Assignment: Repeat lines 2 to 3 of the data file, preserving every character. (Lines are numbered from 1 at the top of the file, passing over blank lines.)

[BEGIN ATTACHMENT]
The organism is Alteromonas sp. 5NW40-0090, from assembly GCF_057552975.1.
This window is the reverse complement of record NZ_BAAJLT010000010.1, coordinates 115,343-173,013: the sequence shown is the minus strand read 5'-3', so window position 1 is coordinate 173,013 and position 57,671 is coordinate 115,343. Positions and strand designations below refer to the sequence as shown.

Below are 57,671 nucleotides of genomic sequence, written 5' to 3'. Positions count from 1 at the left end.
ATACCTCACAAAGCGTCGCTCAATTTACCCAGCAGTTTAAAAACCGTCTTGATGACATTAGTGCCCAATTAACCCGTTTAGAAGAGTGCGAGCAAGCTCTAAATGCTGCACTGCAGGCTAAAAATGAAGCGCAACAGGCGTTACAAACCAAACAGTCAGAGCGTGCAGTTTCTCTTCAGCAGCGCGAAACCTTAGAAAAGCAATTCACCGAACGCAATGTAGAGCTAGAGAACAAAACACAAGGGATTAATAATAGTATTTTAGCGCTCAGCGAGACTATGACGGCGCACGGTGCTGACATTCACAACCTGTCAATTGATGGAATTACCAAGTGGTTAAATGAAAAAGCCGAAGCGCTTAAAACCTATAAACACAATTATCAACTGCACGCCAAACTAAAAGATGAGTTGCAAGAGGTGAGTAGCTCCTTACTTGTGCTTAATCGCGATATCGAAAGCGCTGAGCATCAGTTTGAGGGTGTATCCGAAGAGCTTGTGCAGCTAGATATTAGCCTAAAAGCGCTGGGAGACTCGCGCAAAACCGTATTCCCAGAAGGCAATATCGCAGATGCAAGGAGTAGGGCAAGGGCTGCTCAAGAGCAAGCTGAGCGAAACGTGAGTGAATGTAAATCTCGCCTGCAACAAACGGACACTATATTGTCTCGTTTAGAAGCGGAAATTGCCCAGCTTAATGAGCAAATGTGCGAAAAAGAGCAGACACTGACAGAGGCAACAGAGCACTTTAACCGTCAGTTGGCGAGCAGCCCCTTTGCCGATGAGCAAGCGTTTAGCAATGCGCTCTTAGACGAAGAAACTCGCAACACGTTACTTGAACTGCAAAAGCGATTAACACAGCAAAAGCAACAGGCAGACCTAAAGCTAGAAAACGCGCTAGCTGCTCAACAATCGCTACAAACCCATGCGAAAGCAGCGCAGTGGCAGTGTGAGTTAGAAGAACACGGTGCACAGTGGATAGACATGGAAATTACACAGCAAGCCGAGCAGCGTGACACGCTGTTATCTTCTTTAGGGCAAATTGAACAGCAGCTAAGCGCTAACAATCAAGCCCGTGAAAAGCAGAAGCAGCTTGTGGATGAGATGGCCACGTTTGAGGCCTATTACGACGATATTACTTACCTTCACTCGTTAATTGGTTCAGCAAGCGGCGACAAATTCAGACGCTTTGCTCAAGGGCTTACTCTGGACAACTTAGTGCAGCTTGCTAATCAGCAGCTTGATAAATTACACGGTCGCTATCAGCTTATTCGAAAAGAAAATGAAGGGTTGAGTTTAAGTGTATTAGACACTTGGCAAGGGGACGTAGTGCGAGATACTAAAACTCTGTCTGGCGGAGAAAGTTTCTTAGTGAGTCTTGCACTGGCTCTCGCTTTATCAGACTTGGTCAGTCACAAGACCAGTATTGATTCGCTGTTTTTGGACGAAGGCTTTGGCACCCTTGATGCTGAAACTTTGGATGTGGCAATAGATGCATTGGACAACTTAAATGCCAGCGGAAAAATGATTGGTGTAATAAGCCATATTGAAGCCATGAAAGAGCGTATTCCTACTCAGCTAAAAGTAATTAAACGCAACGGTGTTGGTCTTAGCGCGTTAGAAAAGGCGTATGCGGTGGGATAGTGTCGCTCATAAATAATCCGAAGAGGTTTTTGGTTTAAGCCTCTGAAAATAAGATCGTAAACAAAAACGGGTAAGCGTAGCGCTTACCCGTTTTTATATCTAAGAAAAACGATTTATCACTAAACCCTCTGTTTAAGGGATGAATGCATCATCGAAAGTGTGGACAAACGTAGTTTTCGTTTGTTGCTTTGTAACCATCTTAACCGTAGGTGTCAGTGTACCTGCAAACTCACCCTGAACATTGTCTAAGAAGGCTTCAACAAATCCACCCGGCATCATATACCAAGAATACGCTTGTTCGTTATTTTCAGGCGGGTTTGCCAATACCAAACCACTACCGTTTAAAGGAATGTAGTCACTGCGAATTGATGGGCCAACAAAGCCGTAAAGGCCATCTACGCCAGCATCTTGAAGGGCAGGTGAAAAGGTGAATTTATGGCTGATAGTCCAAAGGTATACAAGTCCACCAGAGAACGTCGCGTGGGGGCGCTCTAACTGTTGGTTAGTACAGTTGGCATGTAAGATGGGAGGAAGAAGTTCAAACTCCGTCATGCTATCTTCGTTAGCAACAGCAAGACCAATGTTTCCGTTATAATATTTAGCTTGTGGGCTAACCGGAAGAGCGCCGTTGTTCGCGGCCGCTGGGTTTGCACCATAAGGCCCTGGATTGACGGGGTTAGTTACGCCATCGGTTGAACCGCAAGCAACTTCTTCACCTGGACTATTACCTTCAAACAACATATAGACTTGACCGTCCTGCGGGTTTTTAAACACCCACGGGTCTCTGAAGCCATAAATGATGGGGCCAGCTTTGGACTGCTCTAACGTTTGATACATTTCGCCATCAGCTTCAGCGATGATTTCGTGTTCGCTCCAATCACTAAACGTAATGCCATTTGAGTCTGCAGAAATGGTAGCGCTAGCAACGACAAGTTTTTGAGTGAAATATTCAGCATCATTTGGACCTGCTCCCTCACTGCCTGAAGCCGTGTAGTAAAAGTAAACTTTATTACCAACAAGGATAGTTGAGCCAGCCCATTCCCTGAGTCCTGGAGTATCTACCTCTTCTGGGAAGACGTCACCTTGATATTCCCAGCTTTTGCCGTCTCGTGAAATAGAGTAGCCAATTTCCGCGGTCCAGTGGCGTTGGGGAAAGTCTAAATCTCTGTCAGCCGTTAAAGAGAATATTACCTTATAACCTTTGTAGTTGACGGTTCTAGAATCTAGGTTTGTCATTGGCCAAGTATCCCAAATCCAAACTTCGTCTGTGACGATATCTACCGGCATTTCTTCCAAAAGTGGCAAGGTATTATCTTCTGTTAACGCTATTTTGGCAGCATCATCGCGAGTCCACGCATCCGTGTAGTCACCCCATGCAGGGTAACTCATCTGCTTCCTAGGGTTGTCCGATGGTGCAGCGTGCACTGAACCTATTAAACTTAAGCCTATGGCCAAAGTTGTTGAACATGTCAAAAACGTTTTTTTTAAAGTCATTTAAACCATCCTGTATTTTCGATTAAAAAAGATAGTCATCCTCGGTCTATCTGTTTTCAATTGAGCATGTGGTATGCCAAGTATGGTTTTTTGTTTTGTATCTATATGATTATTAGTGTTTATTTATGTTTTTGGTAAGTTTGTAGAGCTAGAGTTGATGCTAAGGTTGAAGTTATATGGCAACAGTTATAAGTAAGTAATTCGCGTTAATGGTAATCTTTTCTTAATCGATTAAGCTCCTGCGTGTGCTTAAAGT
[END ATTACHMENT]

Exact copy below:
This window is the reverse complement of record NZ_BAAJLT010000010.1, coordinates 115,343-173,013: the sequence shown is the minus strand read 5'-3', so window position 1 is coordinate 173,013 and position 57,671 is coordinate 115,343. Positions and strand designations below refer to the sequence as shown.

Below are 57,671 nucleotides of genomic sequence, written 5' to 3'. Positions count from 1 at the left end.